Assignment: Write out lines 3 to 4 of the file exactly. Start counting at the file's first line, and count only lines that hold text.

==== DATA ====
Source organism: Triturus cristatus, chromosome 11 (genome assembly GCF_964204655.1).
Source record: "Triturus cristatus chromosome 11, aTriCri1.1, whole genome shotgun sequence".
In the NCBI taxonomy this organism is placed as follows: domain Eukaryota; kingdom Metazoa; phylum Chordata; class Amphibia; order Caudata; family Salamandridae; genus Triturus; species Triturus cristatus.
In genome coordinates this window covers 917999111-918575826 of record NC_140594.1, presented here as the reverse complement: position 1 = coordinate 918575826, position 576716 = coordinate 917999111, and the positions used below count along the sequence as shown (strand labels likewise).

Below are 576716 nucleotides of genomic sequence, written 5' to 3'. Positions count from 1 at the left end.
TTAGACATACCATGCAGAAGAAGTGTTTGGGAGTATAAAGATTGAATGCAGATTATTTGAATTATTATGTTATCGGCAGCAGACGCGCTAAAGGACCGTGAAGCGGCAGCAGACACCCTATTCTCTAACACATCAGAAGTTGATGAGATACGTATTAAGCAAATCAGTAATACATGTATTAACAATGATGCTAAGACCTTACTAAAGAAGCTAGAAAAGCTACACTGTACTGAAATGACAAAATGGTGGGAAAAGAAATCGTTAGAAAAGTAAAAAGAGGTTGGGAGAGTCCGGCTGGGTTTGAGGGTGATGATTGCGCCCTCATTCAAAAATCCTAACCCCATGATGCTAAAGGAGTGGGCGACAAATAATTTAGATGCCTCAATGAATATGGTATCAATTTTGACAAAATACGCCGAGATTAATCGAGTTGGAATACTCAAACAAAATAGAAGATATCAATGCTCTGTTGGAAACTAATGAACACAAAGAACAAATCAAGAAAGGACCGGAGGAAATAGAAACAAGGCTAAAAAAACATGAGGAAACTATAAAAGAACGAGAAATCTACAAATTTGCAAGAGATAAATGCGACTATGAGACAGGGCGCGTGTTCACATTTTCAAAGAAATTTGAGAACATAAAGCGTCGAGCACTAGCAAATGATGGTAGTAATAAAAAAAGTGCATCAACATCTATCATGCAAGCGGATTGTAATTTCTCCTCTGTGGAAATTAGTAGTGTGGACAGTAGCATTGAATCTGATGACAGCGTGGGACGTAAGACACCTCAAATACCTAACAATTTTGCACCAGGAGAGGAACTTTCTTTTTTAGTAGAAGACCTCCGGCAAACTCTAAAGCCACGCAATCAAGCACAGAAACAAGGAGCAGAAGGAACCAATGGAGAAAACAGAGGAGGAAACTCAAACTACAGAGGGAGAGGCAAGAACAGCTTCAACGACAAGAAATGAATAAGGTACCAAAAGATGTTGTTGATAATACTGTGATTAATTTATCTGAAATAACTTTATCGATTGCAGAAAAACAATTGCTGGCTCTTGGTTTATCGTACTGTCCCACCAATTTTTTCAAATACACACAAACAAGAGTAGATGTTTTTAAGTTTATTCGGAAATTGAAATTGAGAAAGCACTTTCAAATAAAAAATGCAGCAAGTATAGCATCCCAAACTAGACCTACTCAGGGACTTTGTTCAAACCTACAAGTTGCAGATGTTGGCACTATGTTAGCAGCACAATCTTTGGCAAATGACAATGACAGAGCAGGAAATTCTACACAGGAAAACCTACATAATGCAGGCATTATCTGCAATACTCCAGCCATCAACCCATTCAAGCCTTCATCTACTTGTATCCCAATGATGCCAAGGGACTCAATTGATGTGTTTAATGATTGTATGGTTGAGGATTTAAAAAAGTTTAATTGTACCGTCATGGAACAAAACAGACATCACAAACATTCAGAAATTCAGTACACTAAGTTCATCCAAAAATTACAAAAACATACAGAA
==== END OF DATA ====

In the NCBI taxonomy this organism is placed as follows: domain Eukaryota; kingdom Metazoa; phylum Chordata; class Amphibia; order Caudata; family Salamandridae; genus Triturus; species Triturus cristatus.
In genome coordinates this window covers 917999111-918575826 of record NC_140594.1, presented here as the reverse complement: position 1 = coordinate 918575826, position 576716 = coordinate 917999111, and the positions used below count along the sequence as shown (strand labels likewise).